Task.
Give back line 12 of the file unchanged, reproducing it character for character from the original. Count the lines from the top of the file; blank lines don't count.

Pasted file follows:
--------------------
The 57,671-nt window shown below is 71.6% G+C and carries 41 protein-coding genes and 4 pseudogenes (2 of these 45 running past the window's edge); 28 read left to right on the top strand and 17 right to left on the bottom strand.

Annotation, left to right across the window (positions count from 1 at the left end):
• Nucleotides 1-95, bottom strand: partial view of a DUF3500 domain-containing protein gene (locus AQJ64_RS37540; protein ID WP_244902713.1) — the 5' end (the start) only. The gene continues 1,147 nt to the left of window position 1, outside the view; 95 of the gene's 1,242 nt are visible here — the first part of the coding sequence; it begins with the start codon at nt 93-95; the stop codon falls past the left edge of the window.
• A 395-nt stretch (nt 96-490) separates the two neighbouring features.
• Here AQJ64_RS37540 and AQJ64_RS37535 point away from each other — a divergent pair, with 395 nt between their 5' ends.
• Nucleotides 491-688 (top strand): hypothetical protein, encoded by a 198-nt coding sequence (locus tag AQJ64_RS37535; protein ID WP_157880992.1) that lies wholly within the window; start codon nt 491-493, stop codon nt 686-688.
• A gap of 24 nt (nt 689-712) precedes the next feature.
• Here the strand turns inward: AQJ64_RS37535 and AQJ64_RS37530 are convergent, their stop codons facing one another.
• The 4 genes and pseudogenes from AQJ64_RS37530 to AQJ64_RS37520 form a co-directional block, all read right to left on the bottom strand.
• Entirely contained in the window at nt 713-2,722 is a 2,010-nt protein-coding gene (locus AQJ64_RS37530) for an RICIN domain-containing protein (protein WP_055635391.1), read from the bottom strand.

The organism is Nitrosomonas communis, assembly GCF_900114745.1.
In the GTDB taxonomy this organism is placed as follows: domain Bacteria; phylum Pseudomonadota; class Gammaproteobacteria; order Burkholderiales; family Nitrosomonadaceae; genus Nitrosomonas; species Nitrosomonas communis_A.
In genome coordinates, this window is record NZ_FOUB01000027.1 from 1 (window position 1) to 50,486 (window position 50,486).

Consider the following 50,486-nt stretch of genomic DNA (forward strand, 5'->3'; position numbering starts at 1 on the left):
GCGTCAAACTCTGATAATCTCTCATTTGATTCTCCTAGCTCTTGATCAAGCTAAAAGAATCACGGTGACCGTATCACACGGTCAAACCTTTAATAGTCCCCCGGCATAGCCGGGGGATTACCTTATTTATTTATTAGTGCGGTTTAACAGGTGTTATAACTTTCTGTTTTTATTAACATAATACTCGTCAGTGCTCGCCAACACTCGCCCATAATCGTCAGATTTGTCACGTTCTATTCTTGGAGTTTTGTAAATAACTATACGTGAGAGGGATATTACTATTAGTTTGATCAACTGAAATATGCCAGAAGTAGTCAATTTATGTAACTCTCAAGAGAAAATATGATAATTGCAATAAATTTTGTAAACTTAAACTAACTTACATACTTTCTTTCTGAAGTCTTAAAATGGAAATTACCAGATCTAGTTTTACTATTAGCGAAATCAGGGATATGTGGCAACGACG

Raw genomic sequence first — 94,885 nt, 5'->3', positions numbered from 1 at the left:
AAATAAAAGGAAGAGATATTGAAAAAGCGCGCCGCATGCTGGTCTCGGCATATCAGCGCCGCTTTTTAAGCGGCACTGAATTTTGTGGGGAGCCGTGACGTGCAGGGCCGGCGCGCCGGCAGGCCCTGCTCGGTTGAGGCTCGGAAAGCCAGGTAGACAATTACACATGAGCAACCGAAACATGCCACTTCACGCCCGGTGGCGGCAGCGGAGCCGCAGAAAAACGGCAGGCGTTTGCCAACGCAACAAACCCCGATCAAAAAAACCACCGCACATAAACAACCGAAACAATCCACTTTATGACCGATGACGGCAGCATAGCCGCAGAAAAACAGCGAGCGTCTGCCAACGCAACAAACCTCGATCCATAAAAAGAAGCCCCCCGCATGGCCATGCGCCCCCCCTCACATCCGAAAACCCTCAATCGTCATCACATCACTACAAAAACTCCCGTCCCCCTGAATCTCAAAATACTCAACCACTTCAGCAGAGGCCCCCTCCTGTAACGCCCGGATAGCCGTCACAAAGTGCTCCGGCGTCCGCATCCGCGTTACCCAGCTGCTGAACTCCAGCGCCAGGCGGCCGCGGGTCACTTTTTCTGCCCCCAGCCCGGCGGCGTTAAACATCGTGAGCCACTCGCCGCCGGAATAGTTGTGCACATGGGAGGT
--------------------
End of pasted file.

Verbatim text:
In the GTDB taxonomy this organism is placed as follows: domain Bacteria; phylum Pseudomonadota; class Gammaproteobacteria; order Burkholderiales; family Nitrosomonadaceae; genus Nitrosomonas; species Nitrosomonas communis_A.